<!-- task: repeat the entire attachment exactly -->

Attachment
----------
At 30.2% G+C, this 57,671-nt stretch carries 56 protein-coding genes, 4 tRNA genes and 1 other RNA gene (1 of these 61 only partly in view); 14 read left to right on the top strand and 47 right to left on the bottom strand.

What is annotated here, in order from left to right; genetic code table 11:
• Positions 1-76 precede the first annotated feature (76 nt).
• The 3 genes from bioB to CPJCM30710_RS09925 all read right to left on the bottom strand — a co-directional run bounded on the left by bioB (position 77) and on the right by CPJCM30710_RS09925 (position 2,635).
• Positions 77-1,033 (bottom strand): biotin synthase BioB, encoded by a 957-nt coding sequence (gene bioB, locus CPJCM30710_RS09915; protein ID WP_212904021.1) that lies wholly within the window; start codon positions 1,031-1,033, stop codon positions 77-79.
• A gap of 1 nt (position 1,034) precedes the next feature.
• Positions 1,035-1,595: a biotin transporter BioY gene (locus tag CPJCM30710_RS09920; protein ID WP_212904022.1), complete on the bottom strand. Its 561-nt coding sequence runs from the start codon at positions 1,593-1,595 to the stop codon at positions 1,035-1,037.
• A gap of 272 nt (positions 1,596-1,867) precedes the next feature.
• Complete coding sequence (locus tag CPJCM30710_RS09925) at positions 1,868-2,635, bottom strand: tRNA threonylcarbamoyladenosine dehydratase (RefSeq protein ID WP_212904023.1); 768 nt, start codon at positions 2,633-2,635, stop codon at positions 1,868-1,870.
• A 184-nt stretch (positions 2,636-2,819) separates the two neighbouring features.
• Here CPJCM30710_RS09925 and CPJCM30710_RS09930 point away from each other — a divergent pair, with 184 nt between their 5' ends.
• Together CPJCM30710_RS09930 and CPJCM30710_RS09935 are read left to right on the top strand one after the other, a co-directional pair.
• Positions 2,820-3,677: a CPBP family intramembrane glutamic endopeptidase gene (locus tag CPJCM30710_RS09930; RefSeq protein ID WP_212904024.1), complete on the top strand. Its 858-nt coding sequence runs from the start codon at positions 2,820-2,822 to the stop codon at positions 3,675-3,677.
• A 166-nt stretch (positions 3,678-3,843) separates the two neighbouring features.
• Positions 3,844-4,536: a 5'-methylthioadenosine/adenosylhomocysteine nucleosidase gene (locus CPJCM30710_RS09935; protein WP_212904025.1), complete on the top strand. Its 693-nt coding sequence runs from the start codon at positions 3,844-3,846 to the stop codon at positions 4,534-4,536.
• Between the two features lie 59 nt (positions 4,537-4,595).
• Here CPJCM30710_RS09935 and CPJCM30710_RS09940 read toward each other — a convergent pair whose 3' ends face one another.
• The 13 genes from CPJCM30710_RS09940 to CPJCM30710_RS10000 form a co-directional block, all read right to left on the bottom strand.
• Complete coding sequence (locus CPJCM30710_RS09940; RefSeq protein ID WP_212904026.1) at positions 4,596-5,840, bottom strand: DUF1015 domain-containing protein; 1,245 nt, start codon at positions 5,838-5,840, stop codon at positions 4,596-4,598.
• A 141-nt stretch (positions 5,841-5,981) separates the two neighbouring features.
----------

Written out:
At 30.2% G+C, this 57,671-nt stretch carries 56 protein-coding genes, 4 tRNA genes and 1 other RNA gene (1 of these 61 only partly in view); 14 read left to right on the top strand and 47 right to left on the bottom strand.

What is annotated here, in order from left to right; genetic code table 11:
• Positions 1-76 precede the first annotated feature (76 nt).
• The 3 genes from bioB to CPJCM30710_RS09925 all read right to left on the bottom strand — a co-directional run bounded on the left by bioB (position 77) and on the right by CPJCM30710_RS09925 (position 2,635).
• Positions 77-1,033 (bottom strand): biotin synthase BioB, encoded by a 957-nt coding sequence (gene bioB, locus CPJCM30710_RS09915; protein ID WP_212904021.1) that lies wholly within the window; start codon positions 1,031-1,033, stop codon positions 77-79.
• A gap of 1 nt (position 1,034) precedes the next feature.
• Positions 1,035-1,595: a biotin transporter BioY gene (locus tag CPJCM30710_RS09920; protein ID WP_212904022.1), complete on the bottom strand. Its 561-nt coding sequence runs from the start codon at positions 1,593-1,595 to the stop codon at positions 1,035-1,037.
• A gap of 272 nt (positions 1,596-1,867) precedes the next feature.
• Complete coding sequence (locus tag CPJCM30710_RS09925) at positions 1,868-2,635, bottom strand: tRNA threonylcarbamoyladenosine dehydratase (RefSeq protein ID WP_212904023.1); 768 nt, start codon at positions 2,633-2,635, stop codon at positions 1,868-1,870.
• A 184-nt stretch (positions 2,636-2,819) separates the two neighbouring features.
• Here CPJCM30710_RS09925 and CPJCM30710_RS09930 point away from each other — a divergent pair, with 184 nt between their 5' ends.
• Together CPJCM30710_RS09930 and CPJCM30710_RS09935 are read left to right on the top strand one after the other, a co-directional pair.
• Positions 2,820-3,677: a CPBP family intramembrane glutamic endopeptidase gene (locus tag CPJCM30710_RS09930; RefSeq protein ID WP_212904024.1), complete on the top strand. Its 858-nt coding sequence runs from the start codon at positions 2,820-2,822 to the stop codon at positions 3,675-3,677.
• A 166-nt stretch (positions 3,678-3,843) separates the two neighbouring features.
• Positions 3,844-4,536: a 5'-methylthioadenosine/adenosylhomocysteine nucleosidase gene (locus CPJCM30710_RS09935; protein WP_212904025.1), complete on the top strand. Its 693-nt coding sequence runs from the start codon at positions 3,844-3,846 to the stop codon at positions 4,534-4,536.
• Between the two features lie 59 nt (positions 4,537-4,595).
• Here CPJCM30710_RS09935 and CPJCM30710_RS09940 read toward each other — a convergent pair whose 3' ends face one another.
• The 13 genes from CPJCM30710_RS09940 to CPJCM30710_RS10000 form a co-directional block, all read right to left on the bottom strand.
• Complete coding sequence (locus CPJCM30710_RS09940; RefSeq protein ID WP_212904026.1) at positions 4,596-5,840, bottom strand: DUF1015 domain-containing protein; 1,245 nt, start codon at positions 5,838-5,840, stop codon at positions 4,596-4,598.
• A 141-nt stretch (positions 5,841-5,981) separates the two neighbouring features.